Netflix and Hulu: 6 Reasons Why Cable Went Up and DirectTV Took MTV Down

March through July are typically the months cable companies implement their annual rate changes. Reading the comments generated by Nolan Lee’s article, This Is Why Netflix and Hulu Will Eventually Kill Cable Television, I think it’s safe to say that many opened up their cable bills and were met with sticker shock not understanding what drove up the costs. 

To ensure you can watch your favorite show, cable and satellite providers have a complex business model with numerous costs (some outside of their control) built in. This includes network maintenance, upgrades, programming fees, broadcast fees, regulatory fees, taxes, and surcharges, etc. The following is a summary of costs that had the biggest impact on your cable bill this year:

1. Local Broadcasters increased their fees: Your local broadcaster pays the network to carry their programming. The networks increased their fees to your local broadcaster who then passed the increase onto your cable or satellite provider. These price lifts were then passed onto you.

2. Cable networks increased their fees: The cable networks also increased the fees they charge the cable and satellite providers. This increase was ultimately passed onto you.

3. People have been cutting the cable cord: Cable and satellite providers negotiate tiered pricing.  The more subscribers (customers) to a particular channel or suite of channels, the more the  programming fees go down. Each person who cut cable out of the budget put your cable provider into a higher price programming price range and, depending on attrition volumes, your cost went up.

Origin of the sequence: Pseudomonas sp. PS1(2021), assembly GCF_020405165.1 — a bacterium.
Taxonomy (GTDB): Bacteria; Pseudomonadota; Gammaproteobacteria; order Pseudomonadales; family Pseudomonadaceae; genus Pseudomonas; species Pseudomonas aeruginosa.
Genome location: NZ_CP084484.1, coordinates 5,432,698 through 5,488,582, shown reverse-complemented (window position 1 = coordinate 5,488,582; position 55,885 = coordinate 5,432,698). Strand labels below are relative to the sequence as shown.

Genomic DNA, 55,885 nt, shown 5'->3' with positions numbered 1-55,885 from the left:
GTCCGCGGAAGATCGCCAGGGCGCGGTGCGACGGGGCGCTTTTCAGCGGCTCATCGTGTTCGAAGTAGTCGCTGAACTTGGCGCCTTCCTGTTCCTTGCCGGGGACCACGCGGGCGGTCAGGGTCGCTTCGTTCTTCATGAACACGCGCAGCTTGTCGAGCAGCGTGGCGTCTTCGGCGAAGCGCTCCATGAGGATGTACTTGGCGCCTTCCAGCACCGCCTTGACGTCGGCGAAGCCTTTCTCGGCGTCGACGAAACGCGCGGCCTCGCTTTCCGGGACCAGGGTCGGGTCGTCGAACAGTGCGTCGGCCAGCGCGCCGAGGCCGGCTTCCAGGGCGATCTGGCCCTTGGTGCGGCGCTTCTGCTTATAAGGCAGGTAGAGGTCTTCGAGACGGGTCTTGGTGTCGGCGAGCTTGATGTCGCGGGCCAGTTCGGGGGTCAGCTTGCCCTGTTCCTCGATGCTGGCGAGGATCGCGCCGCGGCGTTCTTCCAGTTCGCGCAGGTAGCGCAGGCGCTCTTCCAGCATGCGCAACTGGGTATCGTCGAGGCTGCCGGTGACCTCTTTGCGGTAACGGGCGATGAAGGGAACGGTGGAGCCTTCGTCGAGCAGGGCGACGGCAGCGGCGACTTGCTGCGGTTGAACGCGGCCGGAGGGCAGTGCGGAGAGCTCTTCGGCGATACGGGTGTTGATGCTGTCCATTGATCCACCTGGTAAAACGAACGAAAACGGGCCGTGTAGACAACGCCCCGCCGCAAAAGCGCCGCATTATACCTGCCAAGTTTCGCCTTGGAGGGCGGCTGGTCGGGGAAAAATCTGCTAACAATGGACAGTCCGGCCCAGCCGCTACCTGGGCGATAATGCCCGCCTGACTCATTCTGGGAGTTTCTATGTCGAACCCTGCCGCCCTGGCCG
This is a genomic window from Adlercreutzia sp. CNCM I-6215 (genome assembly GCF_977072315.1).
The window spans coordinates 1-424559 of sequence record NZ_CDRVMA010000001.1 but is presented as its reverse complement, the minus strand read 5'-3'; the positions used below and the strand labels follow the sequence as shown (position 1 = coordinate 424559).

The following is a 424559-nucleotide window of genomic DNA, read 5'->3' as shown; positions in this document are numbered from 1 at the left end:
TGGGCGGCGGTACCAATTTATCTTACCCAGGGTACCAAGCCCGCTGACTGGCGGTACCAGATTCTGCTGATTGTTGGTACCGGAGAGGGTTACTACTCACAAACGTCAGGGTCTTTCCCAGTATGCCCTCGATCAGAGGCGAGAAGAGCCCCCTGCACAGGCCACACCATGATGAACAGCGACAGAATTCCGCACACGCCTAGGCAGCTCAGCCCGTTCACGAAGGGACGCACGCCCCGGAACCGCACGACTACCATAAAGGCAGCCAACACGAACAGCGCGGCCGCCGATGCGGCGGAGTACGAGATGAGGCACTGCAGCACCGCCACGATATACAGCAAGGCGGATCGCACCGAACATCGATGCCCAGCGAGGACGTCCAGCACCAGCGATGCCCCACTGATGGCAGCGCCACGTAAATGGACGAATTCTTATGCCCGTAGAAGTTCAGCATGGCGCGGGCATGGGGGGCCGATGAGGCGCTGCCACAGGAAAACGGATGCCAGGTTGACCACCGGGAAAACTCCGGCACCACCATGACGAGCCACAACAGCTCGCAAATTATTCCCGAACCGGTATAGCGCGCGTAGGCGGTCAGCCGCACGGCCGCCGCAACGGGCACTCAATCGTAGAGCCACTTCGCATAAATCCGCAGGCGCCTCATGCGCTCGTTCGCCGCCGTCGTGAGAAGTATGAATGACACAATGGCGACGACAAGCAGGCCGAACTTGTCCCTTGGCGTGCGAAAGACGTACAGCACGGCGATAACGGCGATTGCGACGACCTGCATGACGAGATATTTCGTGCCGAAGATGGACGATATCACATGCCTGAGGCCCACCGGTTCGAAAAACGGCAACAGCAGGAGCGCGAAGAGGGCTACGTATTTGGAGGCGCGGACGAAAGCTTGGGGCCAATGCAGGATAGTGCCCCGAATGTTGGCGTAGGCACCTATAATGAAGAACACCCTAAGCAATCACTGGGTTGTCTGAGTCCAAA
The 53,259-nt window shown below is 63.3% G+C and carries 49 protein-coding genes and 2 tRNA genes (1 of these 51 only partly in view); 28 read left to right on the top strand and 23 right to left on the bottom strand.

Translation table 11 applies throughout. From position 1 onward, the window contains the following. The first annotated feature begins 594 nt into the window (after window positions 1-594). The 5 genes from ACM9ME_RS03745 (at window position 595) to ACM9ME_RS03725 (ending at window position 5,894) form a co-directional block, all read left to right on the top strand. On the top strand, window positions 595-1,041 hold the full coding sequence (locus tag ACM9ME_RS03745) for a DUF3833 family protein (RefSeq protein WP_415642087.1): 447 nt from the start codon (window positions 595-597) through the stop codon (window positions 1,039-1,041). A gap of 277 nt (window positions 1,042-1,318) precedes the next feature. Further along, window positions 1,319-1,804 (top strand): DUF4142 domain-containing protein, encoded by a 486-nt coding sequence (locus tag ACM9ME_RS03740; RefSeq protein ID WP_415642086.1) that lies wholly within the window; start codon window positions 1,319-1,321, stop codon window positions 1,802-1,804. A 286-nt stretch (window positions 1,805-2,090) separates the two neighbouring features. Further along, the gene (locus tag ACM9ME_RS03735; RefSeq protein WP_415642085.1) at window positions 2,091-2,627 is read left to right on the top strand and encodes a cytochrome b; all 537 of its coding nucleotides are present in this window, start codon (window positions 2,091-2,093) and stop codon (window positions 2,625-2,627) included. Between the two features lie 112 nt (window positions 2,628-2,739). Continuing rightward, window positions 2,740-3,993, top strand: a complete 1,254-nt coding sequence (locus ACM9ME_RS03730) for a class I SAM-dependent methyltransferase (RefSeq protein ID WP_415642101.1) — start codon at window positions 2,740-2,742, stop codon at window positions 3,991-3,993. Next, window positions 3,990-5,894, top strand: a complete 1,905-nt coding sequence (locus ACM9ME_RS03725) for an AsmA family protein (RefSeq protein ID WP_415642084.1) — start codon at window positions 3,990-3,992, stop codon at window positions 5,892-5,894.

4. Increased capacity build-out to meet over-the-top content demand: Over-the-top providers are services like Netflix, Hulu, etc. and they utilize a lot of band width. To ensure capacity is available to meet the never-ending thirst for alternate content sources riding the cable provider’s network, your cable provider increased capacity. This is not cheap and the cost is spread across all services and ultimately seen by you when you open your cable bill.

5. Reduced advertising demand: First of all, cable companies have certain slots they can fit ads into but most of the revenues belong to the networks. Secondly, the recession hit all areas and ad buys were no different. Networks transferred the loss of ad revenue onto the programming fees they charge the cable and satellite providers who then passed it onto you with a rate increase. 

6. Taxes, fees, and surcharges are negligible in comparison to the overhead needed to keep a cable company up and running.  

Items one and two seem to be the biggest cost driver from a channel availability perspective and you have some sway in programming cost containment. When you see the scroll bar telling you to call your cable company because the channel will soon go off the air, don’t call the cable company. Call the network and demand they work with your provider in bringing the costs down. 

Additionally, over-the-top services like Netflix and Hulu have definitely made a dent in the cable and satellite world. However, cable providers with a broadband solution are combating this demand with capacity build-outs, new services, and pricing structures. 

New products on the market include Comcast’s XFINITY® Online that provides instant on-line access to new releases and a few old favorites. Other companies have increased their speed based tiered internet pricing giving you a choice in how much speed you want and need. In the near future you’ll see another option as more broadband providers roll out net-metering and move to usage based internet - you will pay for a package or each gigabyte you use. 

Networks will definitely struggle with the new competition.  Your cable company, however, is adapting with new technologies and product subsequently passing the cost onto you. 

Long term, wireless, not Netflix, will pose a bigger threat.